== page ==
Monday blues becoming an epidemic amid changing lifestyles

By Nguyen Hang   August 27, 2023 | 08:00 pm PT
Le Phuong Anh says she has not had a real day off since joining her current company half a year ago.

"I have to work over the weekends, and so I always feel my mind is not ready yet when Monday comes around," the 27-year-old creative content creator at a Hanoi company says.

"Because of that I feel reluctant to start a new week."

She says she has to work weekends since there are daily tasks to complete, albeit half the normal work, and still feels she has to put in a lot of effort.

That means she has to start working again on Monday without having the chance to recharge her energy.

"I feel drained every Monday morning. The only thing I want to do after reaching my office is sleep. I do not want to move my fingers to do anything."

She is aware her productivity is lower on Mondays but does not know what to do other than quitting her current job and looking for another that does not require her to be present on weekends.

A 2022 study of over 130,000 employees at 900 institutions worldwide by software company ActivTrak found people working for around 6.6 hours on weekends.

With their weekends partially stolen, many feel exhausted and stressed and are less productive at the start of a new working week.

Many office workers feel exhausted and stressed and are less productive at the start of a new working week. Photo illustration by Freepik

Many office workers feel exhausted and stressed and are less productive at the start of a new working week. Photo illustration by Freepik

But many among those who do not have to work over the weekends have also reported similar negative feelings.

Vu Thanh Van, 25, a HCMC-based office worker, tells VnExpress about her experience: "I don't even want to open my eyes on Monday morning, as I know I have to go to work shortly after that."

"[The fact that] that I will have to report my work progress to my supervisor makes me feel depressed and anxious."

This feeling of being under pressure often starts on Sunday evening, she says. She feels the urge to check her work progress and assess if she can complete her tasks on Monday and, based on that, if her supervisor will complain about her.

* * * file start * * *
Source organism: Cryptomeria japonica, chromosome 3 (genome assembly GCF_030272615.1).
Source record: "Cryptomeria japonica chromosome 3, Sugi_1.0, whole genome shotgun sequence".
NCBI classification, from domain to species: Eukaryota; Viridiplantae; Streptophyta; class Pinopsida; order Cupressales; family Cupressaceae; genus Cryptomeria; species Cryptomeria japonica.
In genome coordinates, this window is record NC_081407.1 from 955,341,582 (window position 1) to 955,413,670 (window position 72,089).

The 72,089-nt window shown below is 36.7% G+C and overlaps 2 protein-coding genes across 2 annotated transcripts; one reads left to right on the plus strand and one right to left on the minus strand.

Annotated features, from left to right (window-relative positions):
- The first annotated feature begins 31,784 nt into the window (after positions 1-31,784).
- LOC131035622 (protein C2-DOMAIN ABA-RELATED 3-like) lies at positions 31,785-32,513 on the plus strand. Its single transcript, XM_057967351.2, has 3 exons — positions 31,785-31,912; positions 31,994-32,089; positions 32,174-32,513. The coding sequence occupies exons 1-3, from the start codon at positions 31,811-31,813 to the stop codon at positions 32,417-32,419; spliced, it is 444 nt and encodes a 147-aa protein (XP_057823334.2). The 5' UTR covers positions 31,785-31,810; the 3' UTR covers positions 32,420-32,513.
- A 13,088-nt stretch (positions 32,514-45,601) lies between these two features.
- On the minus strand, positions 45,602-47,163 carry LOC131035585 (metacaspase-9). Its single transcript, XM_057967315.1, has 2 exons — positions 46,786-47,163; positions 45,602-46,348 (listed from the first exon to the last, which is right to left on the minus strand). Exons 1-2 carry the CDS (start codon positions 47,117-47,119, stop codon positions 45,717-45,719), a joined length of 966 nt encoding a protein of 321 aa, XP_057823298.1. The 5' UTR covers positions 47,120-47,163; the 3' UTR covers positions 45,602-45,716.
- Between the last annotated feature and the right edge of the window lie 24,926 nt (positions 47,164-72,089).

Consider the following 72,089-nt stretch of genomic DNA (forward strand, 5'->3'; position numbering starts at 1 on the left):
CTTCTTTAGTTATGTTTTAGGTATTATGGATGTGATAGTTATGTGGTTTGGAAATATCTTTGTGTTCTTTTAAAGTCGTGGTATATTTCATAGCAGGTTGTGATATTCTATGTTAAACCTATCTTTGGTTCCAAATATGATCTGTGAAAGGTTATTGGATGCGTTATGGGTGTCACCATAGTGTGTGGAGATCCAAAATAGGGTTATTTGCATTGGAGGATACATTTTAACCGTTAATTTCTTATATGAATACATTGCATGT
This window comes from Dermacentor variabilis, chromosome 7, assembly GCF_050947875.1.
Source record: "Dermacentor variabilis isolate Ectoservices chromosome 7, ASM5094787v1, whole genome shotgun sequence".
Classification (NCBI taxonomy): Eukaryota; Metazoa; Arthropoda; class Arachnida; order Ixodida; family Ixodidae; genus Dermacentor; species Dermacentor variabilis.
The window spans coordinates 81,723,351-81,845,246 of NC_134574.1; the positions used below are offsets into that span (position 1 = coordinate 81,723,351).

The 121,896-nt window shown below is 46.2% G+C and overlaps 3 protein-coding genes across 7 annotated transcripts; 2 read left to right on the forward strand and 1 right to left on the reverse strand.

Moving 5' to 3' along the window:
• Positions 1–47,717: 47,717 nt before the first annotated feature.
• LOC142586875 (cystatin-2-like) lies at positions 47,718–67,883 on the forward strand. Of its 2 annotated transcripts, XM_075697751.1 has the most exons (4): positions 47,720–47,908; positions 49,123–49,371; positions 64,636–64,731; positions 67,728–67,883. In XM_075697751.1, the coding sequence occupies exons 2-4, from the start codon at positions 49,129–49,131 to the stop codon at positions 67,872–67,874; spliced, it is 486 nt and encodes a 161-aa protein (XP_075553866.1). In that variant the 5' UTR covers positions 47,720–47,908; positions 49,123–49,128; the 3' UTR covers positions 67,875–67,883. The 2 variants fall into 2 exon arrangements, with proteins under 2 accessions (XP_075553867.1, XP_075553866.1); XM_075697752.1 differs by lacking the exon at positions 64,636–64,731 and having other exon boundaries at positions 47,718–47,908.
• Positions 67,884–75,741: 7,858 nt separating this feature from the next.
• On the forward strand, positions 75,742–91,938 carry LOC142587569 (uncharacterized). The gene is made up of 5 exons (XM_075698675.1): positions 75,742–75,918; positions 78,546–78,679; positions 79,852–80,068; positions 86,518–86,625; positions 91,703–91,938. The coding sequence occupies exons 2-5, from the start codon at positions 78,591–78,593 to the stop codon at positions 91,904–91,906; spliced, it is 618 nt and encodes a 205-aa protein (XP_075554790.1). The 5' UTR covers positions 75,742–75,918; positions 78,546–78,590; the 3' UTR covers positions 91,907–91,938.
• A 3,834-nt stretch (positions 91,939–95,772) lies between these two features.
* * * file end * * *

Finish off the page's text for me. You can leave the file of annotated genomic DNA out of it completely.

The anxiety Anh and Van experience is due to what is called the "Sunday syndrome."

This often begins on Sunday afternoon and lasts until Monday morning.

According to psychologist Tran Huong Thao, the phenomenon is largely caused by an imbalance between the weekend and the start of a new working week, which, in turn, is a result of various forms of entertainment that the current generations enjoy.

Nguyen Thanh Minh, a communication executive in Hanoi, tells VnExpress that she experiences anxiety whenever Monday comes around despite having to do no office-related work during weekends.

"I return to my hometown and spend time on leisure activities all weekend."

"So when I think about Mondays, the only thing I can think of is me having to work for the next five days before having another occasion to rest."

She often does not have much work to do on Mondays, but the workload becomes heavier subsequently. Because of that she mostly thinks of Mondays as a burden, and while she does not feel scared, she does feel tired thinking about it.

"We feel more interested in enjoying our leisure time than in working," Thao says.

She explains that people are naturally drawn to things that make their brains release dopamine, a hormone that engenders a feeling of excitement and happiness.

People traditionally got a dopamine rush when they achieved something at work.

But not the current generations.

For them watching a short clip on social media or getting updated about celebrities or the whereabouts of people in their circle with one click or touch of their screens is enough for an instant release of the "happy hormone."

As a result, people are increasingly losing interest in working.

This makes many people reluctant to Sundays since it is a sign that they are about to have to say goodbye to their happiness and getting back to something they are not keen on.

Thao suggests ways for employers and employees to overcome the "Sunday syndrome."

"Employees should rethink their positions, abilities, and passions to regain their motivation for working."

Employers have to reconsider workers’ ways of working, for instance reducing their workload on Monday mornings to ease them back into the office groove, she says.

Otherwise, many among them will experience a lack of motivation at work.

"I always ask myself why I have to stick to this job and feel like this every Monday," Anh says.

"I think about quitting all the way from my house to my company."

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